Getting into the driver’s seat on our health

Empowering men to take responsibility for their wellbeing and health, is the core focus at The Regional Men’s Health Initiative.

We do this in light of the adverse statistics that represent men’s health in general, and the notion that for a large proportion of men developing their health knowledge is not seen as a priority.

This fits with men having a more functional view of their health, such as not seeking help until we are virtually physically impaired by the problem.

We often challenge men on these points but what does it really mean as a bloke to take responsibility for his own wellbeing and health?

As blokes we take responsibility and make a lot of informed decisions throughout our lives, on a variety of things such as family, work and social issues. Why then should decisions about our wellbeing and health be any different?

Too many blokes are running into trouble because we keep avoiding and putting off looking after our wellbeing and health. Just being a passive participant is not good enough, we need to be the one in the driver’s seat in all areas of our health be it physical, mental, or social/spiritual.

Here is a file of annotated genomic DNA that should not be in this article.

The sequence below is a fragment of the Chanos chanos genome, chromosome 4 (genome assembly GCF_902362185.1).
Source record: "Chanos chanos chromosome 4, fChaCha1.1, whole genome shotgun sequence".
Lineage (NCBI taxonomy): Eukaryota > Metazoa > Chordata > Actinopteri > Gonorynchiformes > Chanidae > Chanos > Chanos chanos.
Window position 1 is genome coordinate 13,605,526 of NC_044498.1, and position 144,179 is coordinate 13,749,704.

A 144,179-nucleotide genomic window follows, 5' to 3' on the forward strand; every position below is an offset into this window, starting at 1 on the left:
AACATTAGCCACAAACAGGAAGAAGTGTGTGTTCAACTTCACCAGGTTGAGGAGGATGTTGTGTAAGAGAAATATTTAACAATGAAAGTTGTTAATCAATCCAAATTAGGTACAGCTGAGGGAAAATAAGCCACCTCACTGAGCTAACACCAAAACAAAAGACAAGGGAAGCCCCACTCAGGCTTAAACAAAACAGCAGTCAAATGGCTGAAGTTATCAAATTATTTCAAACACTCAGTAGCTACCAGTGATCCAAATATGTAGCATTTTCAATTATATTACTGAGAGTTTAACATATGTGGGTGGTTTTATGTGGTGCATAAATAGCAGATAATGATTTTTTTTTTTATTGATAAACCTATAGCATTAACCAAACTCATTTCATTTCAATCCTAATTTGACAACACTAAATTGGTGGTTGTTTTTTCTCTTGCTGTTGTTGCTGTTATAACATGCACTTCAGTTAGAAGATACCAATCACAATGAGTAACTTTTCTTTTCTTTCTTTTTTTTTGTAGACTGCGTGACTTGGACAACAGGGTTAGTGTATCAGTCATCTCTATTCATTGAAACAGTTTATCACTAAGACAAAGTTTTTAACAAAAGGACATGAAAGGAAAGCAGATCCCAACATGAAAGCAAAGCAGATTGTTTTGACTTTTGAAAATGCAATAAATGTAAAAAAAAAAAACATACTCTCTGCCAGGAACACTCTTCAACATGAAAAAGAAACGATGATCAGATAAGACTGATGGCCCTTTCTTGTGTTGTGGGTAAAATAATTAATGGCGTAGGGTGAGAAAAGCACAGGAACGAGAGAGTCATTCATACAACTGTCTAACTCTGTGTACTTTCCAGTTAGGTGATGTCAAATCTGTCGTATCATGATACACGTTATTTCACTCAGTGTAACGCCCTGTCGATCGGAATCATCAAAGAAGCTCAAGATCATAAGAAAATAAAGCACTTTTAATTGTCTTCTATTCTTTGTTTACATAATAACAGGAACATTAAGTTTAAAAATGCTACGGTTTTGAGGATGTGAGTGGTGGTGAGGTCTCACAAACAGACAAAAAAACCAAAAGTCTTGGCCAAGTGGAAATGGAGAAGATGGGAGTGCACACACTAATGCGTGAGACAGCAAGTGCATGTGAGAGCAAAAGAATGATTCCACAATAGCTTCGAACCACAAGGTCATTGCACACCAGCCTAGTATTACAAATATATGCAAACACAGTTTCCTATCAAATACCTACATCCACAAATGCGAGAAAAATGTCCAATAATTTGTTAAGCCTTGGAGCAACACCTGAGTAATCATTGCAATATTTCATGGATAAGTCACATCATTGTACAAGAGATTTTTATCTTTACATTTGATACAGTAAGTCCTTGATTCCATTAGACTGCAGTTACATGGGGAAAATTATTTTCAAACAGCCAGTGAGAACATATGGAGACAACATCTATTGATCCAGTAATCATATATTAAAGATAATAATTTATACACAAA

Taking responsibility for our wellbeing and health means becoming an active and informed healthcare consumer. It means scheduling regular service visits with our doctor and being aware of issues that affect us at certain stages of our lives, such as the potential for prostate problems as we get older.

We also need to consider issues that could be common in our families (hereditary) and discuss these with the doctor. It’s a bit of a generalisation but how many of us guys rely on our wives or partners for our health when it comes to our diet, including what food is in the house, and what we eat for dinner?

Remember that it’s not our wife’s, mate’s or doctor’s wellbeing and health, it’s ours. Good wellbeing and health can only happen if and when we as blokes take responsibility!

While taking charge is important it doesn’t mean we have to go it alone, we all need help sometimes.

From a community educator and support worker perspective, this often means our role involves walking beside someone helping to establish relevant pathways of support. It could also be simply listening to and validating people’s issues and accompanying emotions. We see it as, walking beside the ute with the window down, but not hopping in. It’s your ride, you are the one in the driver’s seat!

Our key message … before it at all gets too much… Talk to a Mate®!! requires us to take some responsibility in that it’s important we identify who our mates are, so that when the shit hits the fan (and it does happen) we have a plan in place to address things.